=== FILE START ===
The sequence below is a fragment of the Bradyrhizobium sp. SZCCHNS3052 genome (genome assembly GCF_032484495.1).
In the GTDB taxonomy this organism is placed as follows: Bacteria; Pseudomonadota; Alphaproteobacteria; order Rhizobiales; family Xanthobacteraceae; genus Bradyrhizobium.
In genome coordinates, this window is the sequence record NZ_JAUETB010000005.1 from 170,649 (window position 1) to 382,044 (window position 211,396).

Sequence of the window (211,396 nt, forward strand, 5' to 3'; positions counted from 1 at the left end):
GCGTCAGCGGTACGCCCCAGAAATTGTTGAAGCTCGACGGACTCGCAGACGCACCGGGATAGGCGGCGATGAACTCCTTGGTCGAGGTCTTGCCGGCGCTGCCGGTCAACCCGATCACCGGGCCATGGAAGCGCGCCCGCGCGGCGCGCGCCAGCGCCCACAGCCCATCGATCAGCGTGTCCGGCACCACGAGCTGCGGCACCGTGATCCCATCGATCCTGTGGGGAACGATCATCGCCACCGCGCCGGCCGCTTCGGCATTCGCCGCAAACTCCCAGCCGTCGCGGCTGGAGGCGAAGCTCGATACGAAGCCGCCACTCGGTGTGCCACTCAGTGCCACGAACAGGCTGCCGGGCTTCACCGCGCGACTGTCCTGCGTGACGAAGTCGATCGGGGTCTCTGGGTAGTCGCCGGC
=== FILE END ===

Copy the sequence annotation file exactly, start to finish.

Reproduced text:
The sequence below is a fragment of the Bradyrhizobium sp. SZCCHNS3052 genome (genome assembly GCF_032484495.1).
In the GTDB taxonomy this organism is placed as follows: Bacteria; Pseudomonadota; Alphaproteobacteria; order Rhizobiales; family Xanthobacteraceae; genus Bradyrhizobium.
In genome coordinates, this window is the sequence record NZ_JAUETB010000005.1 from 170,649 (window position 1) to 382,044 (window position 211,396).

Sequence of the window (211,396 nt, forward strand, 5' to 3'; positions counted from 1 at the left end):
GCGTCAGCGGTACGCCCCAGAAATTGTTGAAGCTCGACGGACTCGCAGACGCACCGGGATAGGCGGCGATGAACTCCTTGGTCGAGGTCTTGCCGGCGCTGCCGGTCAACCCGATCACCGGGCCATGGAAGCGCGCCCGCGCGGCGCGCGCCAGCGCCCACAGCCCATCGATCAGCGTGTCCGGCACCACGAGCTGCGGCACCGTGATCCCATCGATCCTGTGGGGAACGATCATCGCCACCGCGCCGGCCGCTTCGGCATTCGCCGCAAACTCCCAGCCGTCGCGGCTGGAGGCGAAGCTCGATACGAAGCCGCCACTCGGTGTGCCACTCAGTGCCACGAACAGGCTGCCGGGCTTCACCGCGCGACTGTCCTGCGTGACGAAGTCGATCGGGGTCTCTGGGTAGTCGCCGGC